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PSE develops Washington wind—solo

Puget Sound Energy has had two previous wind farms built for it, but the Pacific Northwest utility recently developed the 149 MW Lower Snake River project, the largest wind farm in Washington, on its own.

By Diane Mettler

The Lower Snake River wind power project started as a joint venture between Renewable Energy Systems Americas Inc. (RES) and Puget Sound Energy (PSE). When the economy took a nosedive in 2008, RES decided to step back from co-ownership of the project. PSE bought out RES' share and, for the first time, set about developing a large wind farm—in this case, the largest wind farm in the State of Washington—on its own.The new facility's 149 2.3 MW wind turbines sit in southeast Washington, in the farmlands of Garfield County, and generate enough electricity to power approximately 100,000 homes.

The 343 MW Lower Snake River project is PSE's third wind farm. The utility's 157 MW Hopkins Ridge wind project, built in 2005, is in Columbia County, while the 273 MW Wild Horse wind and solar facility, built in 2006 and expanded in 2009, is in Kittitas County. Together, the three sites generate enough electricity, on average, to meet the total power requirements of approximately 230,000 households.

Roger Garratt, director, resource acquisition and emerging technologies at Puget Sound Energy, says PSE had worked with RES on Hopkins Ridge and Wild Horse and began talking to them about the Lower Snake River project in 2007.

"In late 2008, we entered into a joint development agreement with them, and at that point, it was a 50/50 partnership," explains Garratt. With the economic crisis, PSE bought them out and owned 100 percent of the development.

Prior to stepping aside, RES had done much of the initial development work, such as getting land leases together and working with the Bonneville Power Administration on interconnection. PSE took over from there. Luckily PSE had been involved in the other wind projects, so they knew what was required.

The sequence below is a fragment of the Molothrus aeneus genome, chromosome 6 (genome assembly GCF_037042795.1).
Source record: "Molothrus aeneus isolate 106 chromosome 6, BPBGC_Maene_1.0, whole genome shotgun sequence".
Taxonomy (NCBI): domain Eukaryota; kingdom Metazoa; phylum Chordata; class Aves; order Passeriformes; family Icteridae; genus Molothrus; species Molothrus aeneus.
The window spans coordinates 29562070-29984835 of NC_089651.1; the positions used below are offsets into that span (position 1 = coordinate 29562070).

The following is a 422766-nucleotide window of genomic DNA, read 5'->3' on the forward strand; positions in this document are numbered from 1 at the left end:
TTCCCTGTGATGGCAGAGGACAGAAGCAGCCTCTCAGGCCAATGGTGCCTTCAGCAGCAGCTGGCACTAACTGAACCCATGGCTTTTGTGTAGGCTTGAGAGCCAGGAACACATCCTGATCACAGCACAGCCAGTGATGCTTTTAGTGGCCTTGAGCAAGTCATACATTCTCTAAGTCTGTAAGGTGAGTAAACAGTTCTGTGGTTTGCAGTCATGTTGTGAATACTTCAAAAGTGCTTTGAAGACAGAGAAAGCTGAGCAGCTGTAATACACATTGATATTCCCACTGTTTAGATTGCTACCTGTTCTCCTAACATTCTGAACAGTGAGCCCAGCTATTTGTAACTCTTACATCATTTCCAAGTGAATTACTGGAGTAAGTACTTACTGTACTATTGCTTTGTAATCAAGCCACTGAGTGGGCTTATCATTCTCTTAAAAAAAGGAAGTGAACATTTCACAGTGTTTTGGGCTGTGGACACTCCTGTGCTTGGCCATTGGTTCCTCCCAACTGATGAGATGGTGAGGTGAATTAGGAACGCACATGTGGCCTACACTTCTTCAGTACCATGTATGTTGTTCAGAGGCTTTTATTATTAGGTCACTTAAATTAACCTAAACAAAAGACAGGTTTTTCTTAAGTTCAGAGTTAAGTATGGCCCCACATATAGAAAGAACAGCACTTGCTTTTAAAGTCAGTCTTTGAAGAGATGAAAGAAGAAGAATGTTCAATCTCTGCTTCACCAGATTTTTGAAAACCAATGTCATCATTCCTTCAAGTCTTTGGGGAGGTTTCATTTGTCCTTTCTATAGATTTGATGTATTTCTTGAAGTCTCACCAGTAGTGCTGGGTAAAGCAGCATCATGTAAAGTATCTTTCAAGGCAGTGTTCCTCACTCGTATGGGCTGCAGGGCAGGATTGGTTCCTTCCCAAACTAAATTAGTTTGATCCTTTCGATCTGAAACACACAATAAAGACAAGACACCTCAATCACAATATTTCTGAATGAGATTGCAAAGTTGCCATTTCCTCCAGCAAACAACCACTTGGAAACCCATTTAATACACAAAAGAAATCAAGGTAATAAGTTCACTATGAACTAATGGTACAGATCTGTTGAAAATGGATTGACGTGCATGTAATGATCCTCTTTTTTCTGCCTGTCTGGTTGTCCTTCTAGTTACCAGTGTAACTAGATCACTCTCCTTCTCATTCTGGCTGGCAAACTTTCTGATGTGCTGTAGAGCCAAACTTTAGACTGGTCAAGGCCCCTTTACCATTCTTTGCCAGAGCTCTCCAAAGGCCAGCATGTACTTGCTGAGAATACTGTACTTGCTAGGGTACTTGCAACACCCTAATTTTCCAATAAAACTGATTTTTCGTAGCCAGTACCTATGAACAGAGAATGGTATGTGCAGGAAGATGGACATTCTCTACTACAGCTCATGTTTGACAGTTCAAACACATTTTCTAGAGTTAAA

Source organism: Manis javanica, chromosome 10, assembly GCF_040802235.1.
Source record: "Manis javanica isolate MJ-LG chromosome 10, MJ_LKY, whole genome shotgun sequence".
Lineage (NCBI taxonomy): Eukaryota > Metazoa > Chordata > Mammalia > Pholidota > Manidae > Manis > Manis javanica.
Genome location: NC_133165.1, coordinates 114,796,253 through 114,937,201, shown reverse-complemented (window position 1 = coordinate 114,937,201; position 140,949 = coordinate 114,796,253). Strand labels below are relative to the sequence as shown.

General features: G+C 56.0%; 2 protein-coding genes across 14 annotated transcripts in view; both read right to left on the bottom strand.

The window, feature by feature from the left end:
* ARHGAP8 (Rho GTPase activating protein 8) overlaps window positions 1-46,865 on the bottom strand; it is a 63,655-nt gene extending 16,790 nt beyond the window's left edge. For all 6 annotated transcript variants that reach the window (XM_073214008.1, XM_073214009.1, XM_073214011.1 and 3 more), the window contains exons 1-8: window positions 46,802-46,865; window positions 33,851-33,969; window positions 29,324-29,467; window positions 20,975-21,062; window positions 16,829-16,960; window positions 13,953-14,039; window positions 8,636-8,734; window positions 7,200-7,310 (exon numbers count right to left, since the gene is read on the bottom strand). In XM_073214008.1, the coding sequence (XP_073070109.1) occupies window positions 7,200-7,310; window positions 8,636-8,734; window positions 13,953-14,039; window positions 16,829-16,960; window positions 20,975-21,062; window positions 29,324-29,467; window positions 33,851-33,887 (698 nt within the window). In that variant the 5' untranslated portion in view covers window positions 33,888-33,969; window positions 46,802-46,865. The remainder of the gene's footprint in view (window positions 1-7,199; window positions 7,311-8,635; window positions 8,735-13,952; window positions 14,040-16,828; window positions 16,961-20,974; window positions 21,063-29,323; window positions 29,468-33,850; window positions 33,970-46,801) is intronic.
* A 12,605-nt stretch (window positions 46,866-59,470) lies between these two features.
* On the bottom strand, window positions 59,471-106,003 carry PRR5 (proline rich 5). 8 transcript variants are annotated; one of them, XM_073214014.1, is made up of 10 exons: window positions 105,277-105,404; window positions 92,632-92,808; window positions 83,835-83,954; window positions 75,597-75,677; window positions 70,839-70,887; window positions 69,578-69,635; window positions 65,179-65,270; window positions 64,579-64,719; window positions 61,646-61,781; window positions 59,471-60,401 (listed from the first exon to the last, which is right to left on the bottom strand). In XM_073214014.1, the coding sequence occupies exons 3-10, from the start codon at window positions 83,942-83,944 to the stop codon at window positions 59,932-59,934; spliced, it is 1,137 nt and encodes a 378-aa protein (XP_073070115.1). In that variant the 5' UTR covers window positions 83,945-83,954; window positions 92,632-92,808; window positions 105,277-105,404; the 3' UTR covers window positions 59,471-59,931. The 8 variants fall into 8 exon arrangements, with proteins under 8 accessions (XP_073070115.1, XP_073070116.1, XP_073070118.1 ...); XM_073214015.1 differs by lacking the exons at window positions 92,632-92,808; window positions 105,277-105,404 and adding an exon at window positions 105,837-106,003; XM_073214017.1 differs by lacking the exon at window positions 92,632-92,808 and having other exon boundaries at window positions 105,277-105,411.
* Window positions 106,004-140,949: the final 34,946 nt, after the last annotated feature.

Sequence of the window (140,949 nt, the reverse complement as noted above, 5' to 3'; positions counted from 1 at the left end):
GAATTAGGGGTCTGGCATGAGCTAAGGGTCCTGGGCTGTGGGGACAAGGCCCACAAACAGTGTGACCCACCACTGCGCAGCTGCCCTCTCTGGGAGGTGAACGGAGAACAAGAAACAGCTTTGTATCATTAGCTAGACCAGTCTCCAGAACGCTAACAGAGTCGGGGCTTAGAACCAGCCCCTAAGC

"It was challenging," says Garratt. "The biggest challenge in this case was the overall scope of this large  

project. It's approximately 120,000 acres and spans across two different counties. It entailed doing a full environmental impact statement, among other things. It was a pretty extensive effort.

"But a lot of this is the kind of thing a utility does every day when it's building a new substation or building a new power line," adds Garratt. "I think the difference when you're doing a wind project is simply organizing the people that are working on it into a cohesive project team so that they're really executing efficiently and in the simplest way."

On this particular project, the community had already seen the construction of similar projects, and a good relationship had been established. The landowners were also quite supportive. "They ended up being a natural constituency and supported the project."

 One of the major challenges with the Lower Snake River project turned out to be strong winds, with the loss of about 70 construction days. But the construction crews really came together well, so PGE and RES were able to finish the project about six weeks ahead of schedule.
Construction started in May 2010, and the clock was ticking. The U.S. Treasury Grant was the big driver to quick completion. Under the law, companies were required to start construction by the end of 2010 (subsequently extended to the end of 2011), which meant getting the project underway as soon as possible.

The U.S. Treasury defines "start of construction" as spending five percent of the project's cost in that time period, which Garratt says is harder than it sounds for a wind project.

"You can't meet it by simply paying the turbine supplier a five percent down payment. You have to actually show real work that's been done. If you paid a turbine supplier five percent, and they could say, ‘here are the parts for PSE,' that would count, but if you simply have given them a deposit for five percent, and they don't have anything to point at, you don't actually meet the requirement," says Garratt.

"From May to December, we decided to meet the requirement by building enough roads at the site and foundations to put a value on the infrastructure over this five percent threshold."